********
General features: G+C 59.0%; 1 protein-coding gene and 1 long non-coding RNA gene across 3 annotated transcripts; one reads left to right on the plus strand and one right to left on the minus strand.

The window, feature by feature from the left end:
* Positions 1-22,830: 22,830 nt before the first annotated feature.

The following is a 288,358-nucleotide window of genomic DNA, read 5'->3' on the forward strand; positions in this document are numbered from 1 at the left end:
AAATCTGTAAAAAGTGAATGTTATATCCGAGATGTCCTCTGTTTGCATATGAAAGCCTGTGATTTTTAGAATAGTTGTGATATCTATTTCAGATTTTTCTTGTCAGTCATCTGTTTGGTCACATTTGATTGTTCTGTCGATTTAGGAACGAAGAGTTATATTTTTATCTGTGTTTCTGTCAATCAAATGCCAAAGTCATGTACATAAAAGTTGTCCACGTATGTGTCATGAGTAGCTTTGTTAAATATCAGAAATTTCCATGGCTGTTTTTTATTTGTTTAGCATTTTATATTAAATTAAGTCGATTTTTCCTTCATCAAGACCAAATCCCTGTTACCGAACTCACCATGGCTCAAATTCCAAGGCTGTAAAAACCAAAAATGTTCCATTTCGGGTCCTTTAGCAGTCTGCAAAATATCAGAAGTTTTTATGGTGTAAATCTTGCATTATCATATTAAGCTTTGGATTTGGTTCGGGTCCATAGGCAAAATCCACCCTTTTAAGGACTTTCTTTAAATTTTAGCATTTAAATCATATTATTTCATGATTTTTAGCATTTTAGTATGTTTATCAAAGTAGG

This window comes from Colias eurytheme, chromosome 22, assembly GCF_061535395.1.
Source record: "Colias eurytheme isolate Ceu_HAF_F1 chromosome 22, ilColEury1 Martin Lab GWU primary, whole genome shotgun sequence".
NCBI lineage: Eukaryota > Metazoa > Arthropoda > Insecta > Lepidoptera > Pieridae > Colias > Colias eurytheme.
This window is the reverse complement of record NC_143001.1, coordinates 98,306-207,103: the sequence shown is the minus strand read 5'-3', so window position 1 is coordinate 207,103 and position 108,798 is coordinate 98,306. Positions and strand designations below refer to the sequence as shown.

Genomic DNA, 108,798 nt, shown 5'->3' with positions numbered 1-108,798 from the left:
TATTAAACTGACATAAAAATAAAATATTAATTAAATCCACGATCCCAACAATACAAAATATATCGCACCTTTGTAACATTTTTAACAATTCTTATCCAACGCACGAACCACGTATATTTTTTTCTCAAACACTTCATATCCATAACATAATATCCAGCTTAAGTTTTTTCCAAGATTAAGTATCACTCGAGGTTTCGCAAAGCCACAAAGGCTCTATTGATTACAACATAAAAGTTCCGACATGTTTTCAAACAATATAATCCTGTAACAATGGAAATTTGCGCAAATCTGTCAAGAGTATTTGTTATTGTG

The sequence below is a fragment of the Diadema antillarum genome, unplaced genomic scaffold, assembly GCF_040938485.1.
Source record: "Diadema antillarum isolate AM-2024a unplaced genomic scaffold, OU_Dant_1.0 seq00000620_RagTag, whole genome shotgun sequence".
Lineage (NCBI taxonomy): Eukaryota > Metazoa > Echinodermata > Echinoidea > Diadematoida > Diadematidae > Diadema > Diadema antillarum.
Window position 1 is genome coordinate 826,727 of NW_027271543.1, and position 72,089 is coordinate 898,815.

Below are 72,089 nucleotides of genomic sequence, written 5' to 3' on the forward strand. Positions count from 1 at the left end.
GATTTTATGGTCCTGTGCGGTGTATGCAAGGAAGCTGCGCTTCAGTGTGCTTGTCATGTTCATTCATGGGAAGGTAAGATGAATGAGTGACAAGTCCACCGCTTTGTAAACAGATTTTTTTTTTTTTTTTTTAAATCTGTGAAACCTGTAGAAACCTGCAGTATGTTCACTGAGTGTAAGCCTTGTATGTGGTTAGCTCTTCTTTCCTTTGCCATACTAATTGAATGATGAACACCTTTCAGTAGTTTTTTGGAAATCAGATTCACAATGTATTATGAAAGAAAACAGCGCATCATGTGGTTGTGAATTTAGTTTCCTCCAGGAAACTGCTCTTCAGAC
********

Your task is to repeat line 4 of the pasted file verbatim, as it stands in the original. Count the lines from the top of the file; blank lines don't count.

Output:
The following is a 288,358-nucleotide window of genomic DNA, read 5'->3' on the forward strand; positions in this document are numbered from 1 at the left end: